Some of the playing has been decidedly amusing and definitely broadening, while other bits incredibly monotonous and uninspiring - in short, a real return to the 'basics' for me. I've always known that the technical aspects of photography, though I am fairly well versed in them, really bore me. But of course, mastery of the technical aspects allow for greater latitude when the time comes to break or even better rewrite the rules. It's like practicing scales on a piano - something you gotta know before you can compose a symphony, even if you have to figure it out by ear.

Although Babzy & I won't always see eye to eye on the same things, it's apparent we have similar taste in photographic qualities. I find a lot of the work I've been doing this week challenging, with the results less than spectacular. I like bold images, both to look at and create, with super white whites and pitch-black blacks. Mind you (and here's where it gets especially interesting for me) I have also realized that I tend get into a black and white rut both as a person and a photographer, so exploring the many shades of grey has forced me to become conscious of the more subtle nuances I'm usually blind to, thereby encouraging growth for me both as a photographer and a person. Even if I don't manage to get my sparkler pictures done before I switch to composition studies next week, this realization alone has made the week a success. The rest is all gravy.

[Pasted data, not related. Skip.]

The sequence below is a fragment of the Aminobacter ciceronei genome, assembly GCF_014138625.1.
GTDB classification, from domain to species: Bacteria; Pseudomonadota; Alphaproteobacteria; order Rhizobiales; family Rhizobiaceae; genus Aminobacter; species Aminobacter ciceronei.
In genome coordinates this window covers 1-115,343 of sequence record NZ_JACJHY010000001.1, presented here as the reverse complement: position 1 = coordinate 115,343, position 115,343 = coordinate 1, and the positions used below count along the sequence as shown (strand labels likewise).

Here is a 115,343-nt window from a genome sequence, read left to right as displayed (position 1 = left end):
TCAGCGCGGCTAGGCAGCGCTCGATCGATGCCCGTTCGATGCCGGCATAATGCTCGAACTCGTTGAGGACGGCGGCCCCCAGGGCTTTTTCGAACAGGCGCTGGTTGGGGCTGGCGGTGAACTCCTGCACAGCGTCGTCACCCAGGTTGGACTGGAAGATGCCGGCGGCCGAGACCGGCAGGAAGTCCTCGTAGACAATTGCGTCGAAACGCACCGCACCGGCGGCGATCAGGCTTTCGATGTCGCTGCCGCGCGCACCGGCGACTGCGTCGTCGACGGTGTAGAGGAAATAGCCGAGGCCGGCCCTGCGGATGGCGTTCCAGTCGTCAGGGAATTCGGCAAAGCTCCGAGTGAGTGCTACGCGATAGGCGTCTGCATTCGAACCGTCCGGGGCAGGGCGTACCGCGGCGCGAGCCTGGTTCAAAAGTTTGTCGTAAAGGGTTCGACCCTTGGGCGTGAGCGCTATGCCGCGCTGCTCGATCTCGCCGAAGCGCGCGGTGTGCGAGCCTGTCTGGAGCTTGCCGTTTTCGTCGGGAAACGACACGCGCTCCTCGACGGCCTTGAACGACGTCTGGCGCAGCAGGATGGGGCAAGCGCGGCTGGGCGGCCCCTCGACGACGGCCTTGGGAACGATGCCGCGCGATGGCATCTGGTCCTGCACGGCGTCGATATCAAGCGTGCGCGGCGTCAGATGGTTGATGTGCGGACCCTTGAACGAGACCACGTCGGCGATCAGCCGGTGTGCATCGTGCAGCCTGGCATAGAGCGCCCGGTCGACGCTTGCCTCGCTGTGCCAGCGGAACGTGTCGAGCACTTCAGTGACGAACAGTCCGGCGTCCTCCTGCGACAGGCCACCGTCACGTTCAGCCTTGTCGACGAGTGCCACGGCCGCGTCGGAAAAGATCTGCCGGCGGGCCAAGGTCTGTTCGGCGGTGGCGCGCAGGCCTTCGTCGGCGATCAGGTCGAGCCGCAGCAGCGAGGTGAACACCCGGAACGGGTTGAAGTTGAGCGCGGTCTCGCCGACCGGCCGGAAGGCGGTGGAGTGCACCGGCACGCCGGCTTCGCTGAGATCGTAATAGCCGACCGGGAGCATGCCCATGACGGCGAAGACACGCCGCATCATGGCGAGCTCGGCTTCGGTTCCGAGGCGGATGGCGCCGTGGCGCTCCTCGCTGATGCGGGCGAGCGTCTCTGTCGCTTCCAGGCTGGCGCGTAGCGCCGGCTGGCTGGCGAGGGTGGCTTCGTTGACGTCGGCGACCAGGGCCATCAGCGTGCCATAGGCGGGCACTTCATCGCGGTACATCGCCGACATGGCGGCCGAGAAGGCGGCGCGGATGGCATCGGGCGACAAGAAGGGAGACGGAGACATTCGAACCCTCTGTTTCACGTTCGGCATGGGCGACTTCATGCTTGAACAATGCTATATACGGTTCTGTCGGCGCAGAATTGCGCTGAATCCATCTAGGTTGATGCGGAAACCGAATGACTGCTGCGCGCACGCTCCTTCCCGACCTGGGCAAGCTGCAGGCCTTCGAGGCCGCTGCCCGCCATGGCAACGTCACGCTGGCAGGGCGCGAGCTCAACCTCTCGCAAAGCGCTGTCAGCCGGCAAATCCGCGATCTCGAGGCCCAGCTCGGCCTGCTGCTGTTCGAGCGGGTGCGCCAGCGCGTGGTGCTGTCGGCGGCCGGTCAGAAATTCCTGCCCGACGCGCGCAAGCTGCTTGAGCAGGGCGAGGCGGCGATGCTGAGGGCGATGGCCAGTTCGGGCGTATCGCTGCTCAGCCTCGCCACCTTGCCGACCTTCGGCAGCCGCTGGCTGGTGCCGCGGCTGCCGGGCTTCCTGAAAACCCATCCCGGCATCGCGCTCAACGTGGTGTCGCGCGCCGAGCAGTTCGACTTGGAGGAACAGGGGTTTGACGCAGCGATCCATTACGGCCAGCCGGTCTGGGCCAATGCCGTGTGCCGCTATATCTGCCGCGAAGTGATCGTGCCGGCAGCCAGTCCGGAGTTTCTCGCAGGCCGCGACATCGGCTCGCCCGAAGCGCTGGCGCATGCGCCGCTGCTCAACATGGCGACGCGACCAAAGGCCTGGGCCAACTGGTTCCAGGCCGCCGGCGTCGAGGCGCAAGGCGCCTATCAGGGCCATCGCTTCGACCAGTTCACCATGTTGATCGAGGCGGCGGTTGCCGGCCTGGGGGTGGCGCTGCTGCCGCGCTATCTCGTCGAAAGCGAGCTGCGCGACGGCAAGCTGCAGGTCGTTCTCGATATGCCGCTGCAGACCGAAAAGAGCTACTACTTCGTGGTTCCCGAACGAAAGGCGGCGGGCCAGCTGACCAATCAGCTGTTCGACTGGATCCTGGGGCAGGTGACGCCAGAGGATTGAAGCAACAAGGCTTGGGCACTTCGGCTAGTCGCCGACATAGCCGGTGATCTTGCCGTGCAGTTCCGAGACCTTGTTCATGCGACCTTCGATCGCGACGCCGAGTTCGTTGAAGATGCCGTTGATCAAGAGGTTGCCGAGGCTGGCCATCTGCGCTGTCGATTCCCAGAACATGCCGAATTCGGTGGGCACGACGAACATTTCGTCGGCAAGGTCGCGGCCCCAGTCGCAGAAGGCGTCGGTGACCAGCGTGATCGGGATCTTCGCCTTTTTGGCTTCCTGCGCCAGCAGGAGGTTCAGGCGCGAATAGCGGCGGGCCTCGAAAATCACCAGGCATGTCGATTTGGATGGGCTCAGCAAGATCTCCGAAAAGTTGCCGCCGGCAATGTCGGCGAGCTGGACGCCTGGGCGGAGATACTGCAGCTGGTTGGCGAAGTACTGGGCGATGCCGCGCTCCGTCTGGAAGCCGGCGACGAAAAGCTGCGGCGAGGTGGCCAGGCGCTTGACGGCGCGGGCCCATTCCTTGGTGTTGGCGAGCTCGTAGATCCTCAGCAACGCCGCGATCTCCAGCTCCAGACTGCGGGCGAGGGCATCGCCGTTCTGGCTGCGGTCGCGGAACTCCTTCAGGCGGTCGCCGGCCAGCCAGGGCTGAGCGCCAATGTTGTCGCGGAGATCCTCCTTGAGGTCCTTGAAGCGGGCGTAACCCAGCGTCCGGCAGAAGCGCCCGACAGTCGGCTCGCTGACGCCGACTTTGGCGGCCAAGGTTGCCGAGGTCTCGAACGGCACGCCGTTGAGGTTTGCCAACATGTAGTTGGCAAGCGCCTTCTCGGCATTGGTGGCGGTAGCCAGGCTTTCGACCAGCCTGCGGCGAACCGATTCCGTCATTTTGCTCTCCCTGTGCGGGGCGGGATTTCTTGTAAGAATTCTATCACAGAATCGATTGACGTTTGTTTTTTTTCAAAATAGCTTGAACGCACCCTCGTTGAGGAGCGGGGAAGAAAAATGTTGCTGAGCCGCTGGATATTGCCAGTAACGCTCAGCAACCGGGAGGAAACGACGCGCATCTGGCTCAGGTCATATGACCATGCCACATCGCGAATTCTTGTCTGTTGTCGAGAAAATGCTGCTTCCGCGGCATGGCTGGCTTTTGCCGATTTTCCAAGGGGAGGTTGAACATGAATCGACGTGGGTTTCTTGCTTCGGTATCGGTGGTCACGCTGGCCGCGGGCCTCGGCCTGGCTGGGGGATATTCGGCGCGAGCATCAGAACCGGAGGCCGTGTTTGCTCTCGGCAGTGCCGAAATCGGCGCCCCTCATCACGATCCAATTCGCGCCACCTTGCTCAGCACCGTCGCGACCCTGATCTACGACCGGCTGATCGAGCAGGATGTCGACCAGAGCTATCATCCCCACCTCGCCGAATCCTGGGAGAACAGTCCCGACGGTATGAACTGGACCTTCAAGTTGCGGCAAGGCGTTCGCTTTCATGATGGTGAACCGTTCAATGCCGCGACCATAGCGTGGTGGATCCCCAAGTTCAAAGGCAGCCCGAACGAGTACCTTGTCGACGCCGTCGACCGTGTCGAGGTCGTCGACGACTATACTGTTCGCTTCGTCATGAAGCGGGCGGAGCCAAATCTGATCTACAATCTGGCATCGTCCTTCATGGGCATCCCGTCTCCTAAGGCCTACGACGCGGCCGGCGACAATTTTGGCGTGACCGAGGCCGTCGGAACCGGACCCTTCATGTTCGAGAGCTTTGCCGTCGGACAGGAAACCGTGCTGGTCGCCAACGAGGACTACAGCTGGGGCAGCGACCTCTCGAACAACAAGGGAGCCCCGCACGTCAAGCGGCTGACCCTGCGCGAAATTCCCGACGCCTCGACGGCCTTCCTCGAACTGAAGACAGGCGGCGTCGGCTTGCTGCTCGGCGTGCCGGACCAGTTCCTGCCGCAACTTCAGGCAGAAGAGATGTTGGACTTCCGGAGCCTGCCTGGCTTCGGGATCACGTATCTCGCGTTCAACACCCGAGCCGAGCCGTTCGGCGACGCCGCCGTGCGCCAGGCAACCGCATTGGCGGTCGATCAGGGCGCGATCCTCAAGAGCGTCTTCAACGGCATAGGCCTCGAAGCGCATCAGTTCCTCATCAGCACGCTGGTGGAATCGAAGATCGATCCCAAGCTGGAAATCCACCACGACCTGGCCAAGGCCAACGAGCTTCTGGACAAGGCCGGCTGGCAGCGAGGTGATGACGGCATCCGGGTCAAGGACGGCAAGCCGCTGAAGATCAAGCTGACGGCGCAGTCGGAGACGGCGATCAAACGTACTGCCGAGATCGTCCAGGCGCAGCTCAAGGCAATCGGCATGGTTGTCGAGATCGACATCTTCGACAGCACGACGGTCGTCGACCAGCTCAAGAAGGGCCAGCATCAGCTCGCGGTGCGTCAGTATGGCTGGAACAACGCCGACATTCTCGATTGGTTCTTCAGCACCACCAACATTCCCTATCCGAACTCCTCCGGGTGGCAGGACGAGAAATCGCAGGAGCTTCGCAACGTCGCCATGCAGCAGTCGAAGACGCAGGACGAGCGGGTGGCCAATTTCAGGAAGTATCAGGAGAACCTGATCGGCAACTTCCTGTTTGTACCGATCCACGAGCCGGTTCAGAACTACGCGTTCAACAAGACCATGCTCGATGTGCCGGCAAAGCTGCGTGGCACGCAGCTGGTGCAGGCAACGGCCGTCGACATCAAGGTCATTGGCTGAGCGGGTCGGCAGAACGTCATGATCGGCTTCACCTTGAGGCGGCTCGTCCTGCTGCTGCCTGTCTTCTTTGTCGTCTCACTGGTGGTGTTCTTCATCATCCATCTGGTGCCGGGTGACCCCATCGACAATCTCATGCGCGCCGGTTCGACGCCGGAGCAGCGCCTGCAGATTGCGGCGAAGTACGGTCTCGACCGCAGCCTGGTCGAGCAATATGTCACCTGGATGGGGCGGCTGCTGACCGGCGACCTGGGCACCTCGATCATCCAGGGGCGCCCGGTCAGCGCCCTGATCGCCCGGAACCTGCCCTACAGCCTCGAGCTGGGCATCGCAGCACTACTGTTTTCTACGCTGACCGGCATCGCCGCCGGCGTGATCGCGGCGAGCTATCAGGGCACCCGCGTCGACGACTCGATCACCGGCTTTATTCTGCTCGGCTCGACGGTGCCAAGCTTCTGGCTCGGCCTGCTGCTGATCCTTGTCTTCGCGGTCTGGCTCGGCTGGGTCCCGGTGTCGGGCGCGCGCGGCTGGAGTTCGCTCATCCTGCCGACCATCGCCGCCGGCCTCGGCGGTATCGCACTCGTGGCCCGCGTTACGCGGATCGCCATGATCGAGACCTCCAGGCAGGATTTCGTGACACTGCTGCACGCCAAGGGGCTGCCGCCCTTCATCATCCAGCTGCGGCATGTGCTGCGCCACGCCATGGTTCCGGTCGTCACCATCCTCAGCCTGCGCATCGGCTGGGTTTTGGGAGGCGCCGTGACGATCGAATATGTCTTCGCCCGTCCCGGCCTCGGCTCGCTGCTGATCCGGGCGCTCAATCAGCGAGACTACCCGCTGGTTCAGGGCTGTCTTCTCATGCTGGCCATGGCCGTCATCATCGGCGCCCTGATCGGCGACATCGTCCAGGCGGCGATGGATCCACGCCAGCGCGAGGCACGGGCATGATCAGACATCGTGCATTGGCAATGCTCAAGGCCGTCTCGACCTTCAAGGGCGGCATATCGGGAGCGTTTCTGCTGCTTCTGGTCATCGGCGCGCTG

Huzzah for me!

typical Hope processing